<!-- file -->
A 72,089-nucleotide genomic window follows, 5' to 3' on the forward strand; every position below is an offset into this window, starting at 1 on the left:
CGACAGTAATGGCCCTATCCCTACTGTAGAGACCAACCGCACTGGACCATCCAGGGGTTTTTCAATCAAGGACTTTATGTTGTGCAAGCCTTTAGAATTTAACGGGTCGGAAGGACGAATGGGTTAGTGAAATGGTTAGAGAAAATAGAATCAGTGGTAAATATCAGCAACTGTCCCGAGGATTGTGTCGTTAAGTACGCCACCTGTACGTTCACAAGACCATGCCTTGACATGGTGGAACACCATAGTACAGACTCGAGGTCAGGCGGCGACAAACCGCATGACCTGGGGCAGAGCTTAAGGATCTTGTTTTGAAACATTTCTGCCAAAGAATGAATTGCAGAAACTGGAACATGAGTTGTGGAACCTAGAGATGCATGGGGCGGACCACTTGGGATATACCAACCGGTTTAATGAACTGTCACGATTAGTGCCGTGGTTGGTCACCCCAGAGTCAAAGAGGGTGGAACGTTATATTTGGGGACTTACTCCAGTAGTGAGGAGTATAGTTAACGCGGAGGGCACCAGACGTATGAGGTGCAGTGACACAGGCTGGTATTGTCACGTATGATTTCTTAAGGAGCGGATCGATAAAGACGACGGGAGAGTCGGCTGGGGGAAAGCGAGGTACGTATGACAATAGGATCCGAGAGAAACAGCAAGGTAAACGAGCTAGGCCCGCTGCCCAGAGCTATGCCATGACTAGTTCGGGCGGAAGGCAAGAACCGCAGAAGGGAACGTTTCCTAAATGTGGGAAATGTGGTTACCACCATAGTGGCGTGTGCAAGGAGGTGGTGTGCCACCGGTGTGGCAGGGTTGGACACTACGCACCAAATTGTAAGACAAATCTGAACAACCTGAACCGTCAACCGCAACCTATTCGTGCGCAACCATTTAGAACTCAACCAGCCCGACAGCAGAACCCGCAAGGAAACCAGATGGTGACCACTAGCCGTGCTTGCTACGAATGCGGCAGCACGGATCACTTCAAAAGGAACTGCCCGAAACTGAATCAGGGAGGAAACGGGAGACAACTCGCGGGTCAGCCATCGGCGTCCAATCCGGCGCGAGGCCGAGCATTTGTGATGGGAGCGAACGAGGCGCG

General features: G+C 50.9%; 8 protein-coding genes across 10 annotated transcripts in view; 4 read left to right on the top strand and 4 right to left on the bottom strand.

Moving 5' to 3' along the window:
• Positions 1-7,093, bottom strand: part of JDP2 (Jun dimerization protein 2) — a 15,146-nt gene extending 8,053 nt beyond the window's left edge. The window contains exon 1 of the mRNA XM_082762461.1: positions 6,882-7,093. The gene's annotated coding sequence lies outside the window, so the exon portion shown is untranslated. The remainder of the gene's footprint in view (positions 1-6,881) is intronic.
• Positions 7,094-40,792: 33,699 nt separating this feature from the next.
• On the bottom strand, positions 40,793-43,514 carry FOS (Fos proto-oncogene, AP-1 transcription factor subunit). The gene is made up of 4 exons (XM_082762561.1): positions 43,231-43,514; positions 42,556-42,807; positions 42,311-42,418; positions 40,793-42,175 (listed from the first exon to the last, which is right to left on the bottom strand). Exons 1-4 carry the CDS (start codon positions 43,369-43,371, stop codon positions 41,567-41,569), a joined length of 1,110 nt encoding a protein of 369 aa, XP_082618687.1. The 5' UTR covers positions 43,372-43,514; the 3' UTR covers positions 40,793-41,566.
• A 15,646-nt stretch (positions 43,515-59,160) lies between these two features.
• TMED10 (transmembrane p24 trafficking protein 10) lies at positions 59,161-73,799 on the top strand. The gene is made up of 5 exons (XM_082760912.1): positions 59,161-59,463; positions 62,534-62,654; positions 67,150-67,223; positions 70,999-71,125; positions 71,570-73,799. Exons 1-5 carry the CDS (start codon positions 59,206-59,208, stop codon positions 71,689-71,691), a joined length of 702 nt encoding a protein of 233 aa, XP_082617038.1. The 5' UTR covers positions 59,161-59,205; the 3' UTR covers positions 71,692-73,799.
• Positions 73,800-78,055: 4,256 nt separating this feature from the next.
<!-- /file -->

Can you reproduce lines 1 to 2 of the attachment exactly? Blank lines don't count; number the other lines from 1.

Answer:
A 72,089-nucleotide genomic window follows, 5' to 3' on the forward strand; every position below is an offset into this window, starting at 1 on the left:
CGACAGTAATGGCCCTATCCCTACTGTAGAGACCAACCGCACTGGACCATCCAGGGGTTTTTCAATCAAGGACTTTATGTTGTGCAAGCCTTTAGAATTTAACGGGTCGGAAGGACGAATGGGTTAGTGAAATGGTTAGAGAAAATAGAATCAGTGGTAAATATCAGCAACTGTCCCGAGGATTGTGTCGTTAAGTACGCCACCTGTACGTTCACAAGACCATGCCTTGACATGGTGGAACACCATAGTACAGACTCGAGGTCAGGCGGCGACAAACCGCATGACCTGGGGCAGAGCTTAAGGATCTTGTTTTGAAACATTTCTGCCAAAGAATGAATTGCAGAAACTGGAACATGAGTTGTGGAACCTAGAGATGCATGGGGCGGACCACTTGGGATATACCAACCGGTTTAATGAACTGTCACGATTAGTGCCGTGGTTGGTCACCCCAGAGTCAAAGAGGGTGGAACGTTATATTTGGGGACTTACTCCAGTAGTGAGGAGTATAGTTAACGCGGAGGGCACCAGACGTATGAGGTGCAGTGACACAGGCTGGTATTGTCACGTATGATTTCTTAAGGAGCGGATCGATAAAGACGACGGGAGAGTCGGCTGGGGGAAAGCGAGGTACGTATGACAATAGGATCCGAGAGAAACAGCAAGGTAAACGAGCTAGGCCCGCTGCCCAGAGCTATGCCATGACTAGTTCGGGCGGAAGGCAAGAACCGCAGAAGGGAACGTTTCCTAAATGTGGGAAATGTGGTTACCACCATAGTGGCGTGTGCAAGGAGGTGGTGTGCCACCGGTGTGGCAGGGTTGGACACTACGCACCAAATTGTAAGACAAATCTGAACAACCTGAACCGTCAACCGCAACCTATTCGTGCGCAACCATTTAGAACTCAACCAGCCCGACAGCAGAACCCGCAAGGAAACCAGATGGTGACCACTAGCCGTGCTTGCTACGAATGCGGCAGCACGGATCACTTCAAAAGGAACTGCCCGAAACTGAATCAGGGAGGAAACGGGAGACAACTCGCGGGTCAGCCATCGGCGTCCAATCCGGCGCGAGGCCGAGCATTTGTGATGGGAGCGAACGAGGCGCG